The hiring of Mike Babcock and Peter Chiarelli rank among the shrewdest moves that NHL teams have made so far this summer.
With off-season hiring slowing to a trickle, this is a good time to take a look at some of the best off-ice acquisitions made by NHL teams this summer. Here are our picks for the 10 shrewdest moves so far:
10. Coyotes hire John Chayka as assistant GM
Not everyone has been won over by the value of analytics, but a team with limited resources and even less talent simply can’t afford to ignore them. Chayka, the 25-year-old co-founder of Stathletes, is being tasked with identifying value in the market, particularly of veteran players who can augment a lineup that is expected to skew young for the next several years. He was the driving force behind the signing of Brad Richardson this month. Of course, Arizona also picked up lumbering winger John Scott, who is best known for slinging his fists. We’ll see how those moves, and the ones that follow, pay off.
9. Maple Leafs hire Ari Vuori as director of European scouting
Toronto continued to pillage the Red Wings’ talent base, adding Vuori to run their overseas scouting operations. The Leafs would be hard-pressed to find someone more talented. In his time with Detroit, he was involved with the drafting of Teemu Pulkkinen, Gustav Nyquist and Tomas Tatar. Before that, when Vuori was with the Kings, he took part in the selection of Anze Kopitar, Olli Jokinen and Lubomir Visnovsky, among others. Vuori’s ability to identify players in all rounds of the draft hints at better days ahead for Toronto.
Luukko, the former president of the Flyers, has a challenge on his hands in Florida. He not only has to address internal restructuring in an organization that’s still trying to find its way, but he also has to figure out a better way to sell hockey to a market that’s grown indifferent to the sport. He’ll also be expected to consult on hockey matters with GM Dale Tallon. Fortunately, Luukko is one of the most highly regarded executives in the game, and his wealth of contacts should make him a very valuable add at a critical moment in the rebuilding franchise’s history.
7. Sabres hire Dan Lambert, Terry Murray and Andrew Allen as assistant coaches
Not to diminish the signing of coach Dan Bylsma, but Buffalo made more noise with the hires it made for his support staff. Lambert, who coached Kelowna to the WHL title last season, has a strong reputation for developing young players. Murray brings 15 years of NHL coaching experience. Allen was in charge of goaltender development in the Blackhawks’ system, and was instrumental in bringing along Scott Darling and Antti Raanta. Combined, Bylsma’s three assistants offer an ideal mix of voices to help guide a young Sabres team toward contention.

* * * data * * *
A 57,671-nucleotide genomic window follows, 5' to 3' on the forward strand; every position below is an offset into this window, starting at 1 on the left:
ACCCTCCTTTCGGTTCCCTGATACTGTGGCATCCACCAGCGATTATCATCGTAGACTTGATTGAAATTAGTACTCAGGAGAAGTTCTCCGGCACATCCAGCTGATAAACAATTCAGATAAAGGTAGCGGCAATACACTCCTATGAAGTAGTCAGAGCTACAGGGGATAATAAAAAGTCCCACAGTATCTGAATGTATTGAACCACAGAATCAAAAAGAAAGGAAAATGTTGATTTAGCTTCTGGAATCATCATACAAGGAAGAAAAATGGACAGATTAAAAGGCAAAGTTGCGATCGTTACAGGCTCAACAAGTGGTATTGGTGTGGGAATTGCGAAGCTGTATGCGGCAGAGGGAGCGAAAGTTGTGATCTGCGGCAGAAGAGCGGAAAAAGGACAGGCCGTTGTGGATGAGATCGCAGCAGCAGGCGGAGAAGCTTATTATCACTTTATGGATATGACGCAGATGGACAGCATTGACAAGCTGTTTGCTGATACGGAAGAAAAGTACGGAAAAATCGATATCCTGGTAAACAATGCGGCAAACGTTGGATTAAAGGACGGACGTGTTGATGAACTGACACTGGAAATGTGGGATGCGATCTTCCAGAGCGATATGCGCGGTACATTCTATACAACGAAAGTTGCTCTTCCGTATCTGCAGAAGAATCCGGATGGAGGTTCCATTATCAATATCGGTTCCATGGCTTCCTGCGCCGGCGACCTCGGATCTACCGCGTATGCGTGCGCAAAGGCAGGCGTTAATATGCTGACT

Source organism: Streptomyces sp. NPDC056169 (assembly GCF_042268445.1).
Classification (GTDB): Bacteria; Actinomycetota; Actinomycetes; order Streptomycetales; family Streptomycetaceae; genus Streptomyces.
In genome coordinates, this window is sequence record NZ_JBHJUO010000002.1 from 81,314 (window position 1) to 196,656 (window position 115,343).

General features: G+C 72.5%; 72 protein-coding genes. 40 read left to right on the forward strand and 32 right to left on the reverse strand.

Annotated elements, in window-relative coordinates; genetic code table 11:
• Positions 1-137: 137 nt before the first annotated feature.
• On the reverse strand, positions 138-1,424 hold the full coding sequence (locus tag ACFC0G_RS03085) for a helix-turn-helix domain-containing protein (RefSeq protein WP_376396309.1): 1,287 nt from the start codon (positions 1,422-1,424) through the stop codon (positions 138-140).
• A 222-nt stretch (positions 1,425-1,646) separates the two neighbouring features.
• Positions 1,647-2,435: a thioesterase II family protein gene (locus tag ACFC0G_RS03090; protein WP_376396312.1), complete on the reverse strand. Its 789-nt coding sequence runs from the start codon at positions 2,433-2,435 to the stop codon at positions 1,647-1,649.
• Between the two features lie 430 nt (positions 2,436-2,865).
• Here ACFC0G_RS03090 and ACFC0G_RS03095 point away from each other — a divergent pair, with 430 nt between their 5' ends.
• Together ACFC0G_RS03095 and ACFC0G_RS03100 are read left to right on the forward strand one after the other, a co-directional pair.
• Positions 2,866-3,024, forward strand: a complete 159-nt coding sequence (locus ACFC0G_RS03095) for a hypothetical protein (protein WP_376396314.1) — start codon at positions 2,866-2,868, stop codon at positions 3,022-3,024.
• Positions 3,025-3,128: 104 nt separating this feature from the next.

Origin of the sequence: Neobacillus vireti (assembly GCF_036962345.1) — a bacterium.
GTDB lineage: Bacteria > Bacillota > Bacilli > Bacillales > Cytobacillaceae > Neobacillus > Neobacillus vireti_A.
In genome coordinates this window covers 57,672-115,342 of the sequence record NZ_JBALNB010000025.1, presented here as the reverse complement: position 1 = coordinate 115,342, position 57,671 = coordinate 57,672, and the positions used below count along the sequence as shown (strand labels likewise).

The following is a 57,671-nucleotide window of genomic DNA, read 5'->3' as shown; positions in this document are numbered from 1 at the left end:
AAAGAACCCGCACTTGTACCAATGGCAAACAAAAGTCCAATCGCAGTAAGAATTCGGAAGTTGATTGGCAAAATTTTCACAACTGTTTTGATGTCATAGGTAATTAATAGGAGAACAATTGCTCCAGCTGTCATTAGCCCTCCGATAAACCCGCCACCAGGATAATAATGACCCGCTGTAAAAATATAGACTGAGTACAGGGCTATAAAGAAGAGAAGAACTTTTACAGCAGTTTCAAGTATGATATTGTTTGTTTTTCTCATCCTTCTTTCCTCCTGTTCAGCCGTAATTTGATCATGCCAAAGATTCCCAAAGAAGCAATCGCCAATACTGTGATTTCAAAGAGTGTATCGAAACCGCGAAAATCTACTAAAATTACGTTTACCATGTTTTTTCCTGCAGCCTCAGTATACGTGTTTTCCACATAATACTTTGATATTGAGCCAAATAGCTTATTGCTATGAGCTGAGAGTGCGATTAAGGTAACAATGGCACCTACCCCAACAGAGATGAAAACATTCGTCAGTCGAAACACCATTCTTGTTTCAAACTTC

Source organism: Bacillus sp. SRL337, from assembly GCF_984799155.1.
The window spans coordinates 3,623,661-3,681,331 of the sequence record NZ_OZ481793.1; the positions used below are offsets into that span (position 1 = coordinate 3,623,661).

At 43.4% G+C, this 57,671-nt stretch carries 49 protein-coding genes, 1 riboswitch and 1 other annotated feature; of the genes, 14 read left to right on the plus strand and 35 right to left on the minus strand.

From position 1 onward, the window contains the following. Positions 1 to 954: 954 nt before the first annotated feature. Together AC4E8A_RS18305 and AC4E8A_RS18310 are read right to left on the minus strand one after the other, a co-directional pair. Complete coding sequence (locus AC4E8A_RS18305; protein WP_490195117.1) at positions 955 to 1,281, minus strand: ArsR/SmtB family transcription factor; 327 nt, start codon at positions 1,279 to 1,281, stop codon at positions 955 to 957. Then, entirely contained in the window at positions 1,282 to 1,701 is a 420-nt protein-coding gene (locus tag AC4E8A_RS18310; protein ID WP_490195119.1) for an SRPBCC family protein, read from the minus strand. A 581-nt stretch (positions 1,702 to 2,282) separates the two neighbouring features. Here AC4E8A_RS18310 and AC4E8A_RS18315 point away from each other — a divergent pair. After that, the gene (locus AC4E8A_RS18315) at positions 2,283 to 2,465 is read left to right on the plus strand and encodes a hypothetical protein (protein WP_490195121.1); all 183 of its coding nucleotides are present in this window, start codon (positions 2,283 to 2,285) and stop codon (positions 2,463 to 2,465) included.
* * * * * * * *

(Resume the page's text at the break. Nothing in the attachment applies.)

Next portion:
6. Red Wings hire Jeff Blashill as coach
In what may have been the least surprising hire of the summer, Detroit tabbed the coach of its AHL Grand Rapids affiliate to replace Mike Babcock behind the bench. Blashill’s success in the minors—he won the Calder Cup in 2013—and his familiarity with many current Wings should ensure a smooth transition while helping Detroit move on from the aging Pavel Datsyuk–Henrik Zetterberg core to the Dylan Larkin–Tomas Tatar core of the future.
5. Ducks hire Paul MacLean as assistant coach
If coach Bruce Boudreau didn’t fully grasp the expectations for his team, this hiring should make the point clear. MacLean, the 2013 winner of Jack Adams Award as the NHL Coach of the Year with the Senators, will add another strong, experienced voice to a staff that already includes Scott Niedermayer, Trent Yawney and Dwayne Roloson. And if the team falters at any point, he’s there to slide into the head spot.
4. Oilers hire Todd McLellan as coach
Edmonton needed an experienced hand who was not also a member of the Old Boys Club. They got both in McLellan, who ranks as the second-fastest bench boss to reach 300 wins in NHL history and boasts a stellar .637 winning percentage with the Sharks. And coming from a team that finished fourth defensively in 2014 and sixth in 2013, he’s also a man who knows how to coach defense, the main problem area for the young Oilers.
3. Stars hire Jeff Reese as goaltending coach
Dallas finished 19th in shots allowed last season, but 27th in goals-against. That speaks loudly to the quality of goaltending the organization received from Kari Lehtonen. His struggles—combined with the stalled development of prospect Jack Campbell and the dismal performance of Jhonas Enroth—pointed a finger at former goalie coach Mike Valley, who clearly had run out of ideas. Reese comes in as not just a fresh voice, but also a proven rehabilitator of broken goalies, having salvaged the career of Steve Mason in Philadelphia. This, not the trade for Patrick Sharp or the signing of Johnny Oduya, was GM Jim Nill’s signature move of the summer.
2. Edmonton hires Peter Chiarelli as GM
Optimism always abounds in July for the Oilers, but this year there’s good reason for it. Not only did they win the Connor McDavid lottery, but they also brought in Chiarelli, a man who not only identified the team’s problems but quickly set about addressing them. He hasn’t knocked it out of the park with every move, but by bringing in Cam Talbot to shore up his goaltending, and acquiring Andrej Sekera and Griffin Reinhart to man the blue line, he’s shown the courage of his convictions.1. Maple Leafs hire Mike Babcock as coach
If there's a Salesman’s Hall of Fame then Brendan Shanahan is a sure-fire first-ballot entrant for convincing Babcock to leave the competitive Red Wings, a team he’d coached since 2005, to join a Toronto team that is just entering full-on rebuild mode. Sure, the Leafs threw a truckload of cash at Babcock, but that’s the advantage they possess ... and it’s about time they started using it wisely.
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